Rounding the corner, a wide-stretch of striking modern architecture and haze came into view. Inhaling deeply, I sighed with happiness. This view, shrouded in air pollution, reminded me of my beloved southern China. I could have been in Hong Kong or Guangzhou, but I was not. I was in Rotterdam.
Rotterdam is the Netherlands’ second largest city, and unlike Amsterdam, The Hague or Utrecht, it is strikingly modern. In fact, it does not feel like the rest of the Netherlands much at all. For example, look at the city’s clean and functional train station. It is completely different than the old and grand, but unkept and shabby, Central Station in Amsterdam.
During my day in Rotterdam, the sun was shinning, early spring was in the air and it was utterly refreshing to take a break from historic, charming Holland to walk around a city that was fresh, new and experimental. A place that wasn’t bound up by history. The city’s experimental freedom came at great cost, as much of city was completely destroyed during World War II. The result today, however, is that Rotterdam feels like a place in America or southern China: a young place with over-sized aspirations.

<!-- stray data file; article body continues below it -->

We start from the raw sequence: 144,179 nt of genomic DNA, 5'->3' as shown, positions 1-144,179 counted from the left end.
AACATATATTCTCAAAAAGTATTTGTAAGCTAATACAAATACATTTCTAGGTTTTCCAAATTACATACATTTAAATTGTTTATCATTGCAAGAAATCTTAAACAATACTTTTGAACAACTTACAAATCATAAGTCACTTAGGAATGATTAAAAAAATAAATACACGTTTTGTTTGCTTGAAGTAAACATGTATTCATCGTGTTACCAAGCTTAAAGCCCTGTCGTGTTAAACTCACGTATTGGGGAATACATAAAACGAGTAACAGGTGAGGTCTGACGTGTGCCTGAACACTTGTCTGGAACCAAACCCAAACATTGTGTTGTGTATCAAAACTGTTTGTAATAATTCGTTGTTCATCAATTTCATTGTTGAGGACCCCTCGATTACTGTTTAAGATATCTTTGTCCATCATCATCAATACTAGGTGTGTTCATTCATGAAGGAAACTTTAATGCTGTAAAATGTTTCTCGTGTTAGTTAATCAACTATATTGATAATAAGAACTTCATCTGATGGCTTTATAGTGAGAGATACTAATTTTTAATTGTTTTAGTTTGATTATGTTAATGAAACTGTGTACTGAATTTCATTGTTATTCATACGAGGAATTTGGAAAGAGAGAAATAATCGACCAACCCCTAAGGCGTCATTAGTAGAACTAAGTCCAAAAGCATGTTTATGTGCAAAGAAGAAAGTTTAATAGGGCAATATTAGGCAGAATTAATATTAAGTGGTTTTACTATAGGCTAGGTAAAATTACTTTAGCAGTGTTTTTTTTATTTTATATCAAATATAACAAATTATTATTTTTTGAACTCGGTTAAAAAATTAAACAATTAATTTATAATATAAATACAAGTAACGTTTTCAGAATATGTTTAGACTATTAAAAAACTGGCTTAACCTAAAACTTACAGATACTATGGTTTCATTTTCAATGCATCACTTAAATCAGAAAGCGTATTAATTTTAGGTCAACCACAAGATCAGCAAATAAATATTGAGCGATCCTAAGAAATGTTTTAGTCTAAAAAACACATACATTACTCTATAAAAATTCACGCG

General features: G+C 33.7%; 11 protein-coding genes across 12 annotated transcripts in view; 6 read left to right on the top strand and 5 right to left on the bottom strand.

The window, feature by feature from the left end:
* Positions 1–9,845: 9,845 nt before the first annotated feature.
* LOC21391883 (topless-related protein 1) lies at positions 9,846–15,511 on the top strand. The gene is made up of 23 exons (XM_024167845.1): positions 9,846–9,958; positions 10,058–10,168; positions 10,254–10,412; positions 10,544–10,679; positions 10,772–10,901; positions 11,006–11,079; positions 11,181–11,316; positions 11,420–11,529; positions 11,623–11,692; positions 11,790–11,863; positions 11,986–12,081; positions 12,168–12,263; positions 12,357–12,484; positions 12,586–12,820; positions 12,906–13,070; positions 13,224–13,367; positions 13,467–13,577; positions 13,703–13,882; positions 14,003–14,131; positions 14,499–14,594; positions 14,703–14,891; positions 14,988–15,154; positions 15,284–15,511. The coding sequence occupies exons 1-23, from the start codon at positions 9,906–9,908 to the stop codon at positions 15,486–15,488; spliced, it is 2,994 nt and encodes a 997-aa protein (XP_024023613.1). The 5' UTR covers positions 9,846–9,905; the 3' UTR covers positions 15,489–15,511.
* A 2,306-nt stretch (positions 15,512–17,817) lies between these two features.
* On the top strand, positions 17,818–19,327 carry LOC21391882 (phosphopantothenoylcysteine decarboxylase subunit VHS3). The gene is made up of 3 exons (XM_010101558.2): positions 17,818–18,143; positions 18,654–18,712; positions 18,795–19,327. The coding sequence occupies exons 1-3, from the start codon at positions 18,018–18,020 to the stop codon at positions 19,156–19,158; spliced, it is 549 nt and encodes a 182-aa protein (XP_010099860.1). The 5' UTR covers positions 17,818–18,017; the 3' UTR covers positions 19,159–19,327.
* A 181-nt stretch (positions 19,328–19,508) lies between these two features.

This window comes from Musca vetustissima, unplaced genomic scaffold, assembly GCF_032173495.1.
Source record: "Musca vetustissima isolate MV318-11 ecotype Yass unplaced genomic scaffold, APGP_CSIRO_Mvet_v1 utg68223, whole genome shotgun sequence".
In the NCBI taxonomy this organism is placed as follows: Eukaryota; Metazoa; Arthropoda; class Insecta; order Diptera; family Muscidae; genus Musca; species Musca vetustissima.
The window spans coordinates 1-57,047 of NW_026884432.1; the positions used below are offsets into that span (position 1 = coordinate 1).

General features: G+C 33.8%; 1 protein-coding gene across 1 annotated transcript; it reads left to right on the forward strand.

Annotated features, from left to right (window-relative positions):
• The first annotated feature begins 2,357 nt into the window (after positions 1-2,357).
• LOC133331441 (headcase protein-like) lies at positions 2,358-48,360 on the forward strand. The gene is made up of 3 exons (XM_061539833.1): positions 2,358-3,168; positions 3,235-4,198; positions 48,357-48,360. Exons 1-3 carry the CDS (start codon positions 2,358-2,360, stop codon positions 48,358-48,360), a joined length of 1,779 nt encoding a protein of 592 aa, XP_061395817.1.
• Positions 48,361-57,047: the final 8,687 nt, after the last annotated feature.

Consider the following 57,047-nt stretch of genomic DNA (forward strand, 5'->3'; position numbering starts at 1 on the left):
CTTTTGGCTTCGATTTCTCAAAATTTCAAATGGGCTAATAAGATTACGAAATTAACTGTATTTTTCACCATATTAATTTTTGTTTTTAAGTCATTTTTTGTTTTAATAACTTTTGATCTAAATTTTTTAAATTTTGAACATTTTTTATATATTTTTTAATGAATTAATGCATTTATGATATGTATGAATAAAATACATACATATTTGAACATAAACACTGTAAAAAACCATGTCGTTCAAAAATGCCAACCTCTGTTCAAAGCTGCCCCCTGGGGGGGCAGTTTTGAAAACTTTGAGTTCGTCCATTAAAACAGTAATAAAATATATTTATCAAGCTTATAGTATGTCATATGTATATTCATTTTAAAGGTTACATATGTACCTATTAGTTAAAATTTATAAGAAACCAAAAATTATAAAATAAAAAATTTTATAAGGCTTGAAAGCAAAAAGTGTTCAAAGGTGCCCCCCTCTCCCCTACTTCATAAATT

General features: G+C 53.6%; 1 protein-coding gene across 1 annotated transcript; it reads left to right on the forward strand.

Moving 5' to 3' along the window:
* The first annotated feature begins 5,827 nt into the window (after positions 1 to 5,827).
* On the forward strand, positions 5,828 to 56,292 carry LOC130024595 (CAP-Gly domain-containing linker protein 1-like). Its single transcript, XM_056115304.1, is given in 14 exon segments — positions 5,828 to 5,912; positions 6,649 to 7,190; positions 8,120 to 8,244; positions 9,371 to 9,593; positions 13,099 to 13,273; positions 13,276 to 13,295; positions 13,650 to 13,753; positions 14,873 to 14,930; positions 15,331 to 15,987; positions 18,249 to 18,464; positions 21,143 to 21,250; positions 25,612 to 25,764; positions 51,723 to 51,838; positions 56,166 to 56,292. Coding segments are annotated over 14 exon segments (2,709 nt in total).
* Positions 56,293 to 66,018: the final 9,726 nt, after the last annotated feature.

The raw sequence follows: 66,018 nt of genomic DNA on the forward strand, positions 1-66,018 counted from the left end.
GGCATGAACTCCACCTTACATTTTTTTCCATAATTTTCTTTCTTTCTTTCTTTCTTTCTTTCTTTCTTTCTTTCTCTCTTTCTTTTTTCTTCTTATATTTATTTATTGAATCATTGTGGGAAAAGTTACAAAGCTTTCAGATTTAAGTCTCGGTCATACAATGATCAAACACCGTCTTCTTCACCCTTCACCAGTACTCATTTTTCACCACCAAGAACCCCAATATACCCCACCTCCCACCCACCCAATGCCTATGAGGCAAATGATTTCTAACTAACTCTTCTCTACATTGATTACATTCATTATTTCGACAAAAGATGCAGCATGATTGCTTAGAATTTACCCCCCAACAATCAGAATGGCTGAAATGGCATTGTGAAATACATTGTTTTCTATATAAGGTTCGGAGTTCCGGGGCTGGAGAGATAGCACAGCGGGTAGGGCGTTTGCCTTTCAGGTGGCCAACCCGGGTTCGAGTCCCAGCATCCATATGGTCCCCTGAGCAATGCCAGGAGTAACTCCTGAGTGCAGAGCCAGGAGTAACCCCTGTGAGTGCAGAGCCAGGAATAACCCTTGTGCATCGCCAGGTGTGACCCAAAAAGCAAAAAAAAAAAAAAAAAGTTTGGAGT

At the same time, the city isn’t cold and sterile as some modern spaces are. Instead it has a cutting-edge playfulness revealed by the artsy Witte de Withstraat area (nicknamed the ‘Axis of Art’) and by the city’s many strange and risqué pieces of public art.
After a few kilometers of artistic oddities, I will admit that my taste for the new dulled. By lunchtime, I passed the lobby of an art hotel filled with lamps and chairs made out of multi-colored garden hoses and merely gave it a weary glance.
What caught my eye at this stage was an old building: the former head offices of Holland America Line. This was the very place where thousands of Europeans left from the Netherlands in search of a better (or at least different) life in America. I had stumbled across the exact spot where some of my own ancestors had departed from the Netherlands in 1895.
It was a very odd feeling to be standing there, 120 years later. This was the last bit of European land that they had touched before setting off for New York City and then to the American West. After stepping off of this patch of land, they never returned to their homeland again.
Perhaps they too needed a break from charming, historic Dutch stuff and thought: “I’ve had enough of all these windmills, canals, stately brick buildings and green fields. Give me a gritty, dry cowboy town full of opportunity!”
They could not have guessed that the city they left behind would become such a forward looking place, a place full of the sorts of possibilities that they sought in America.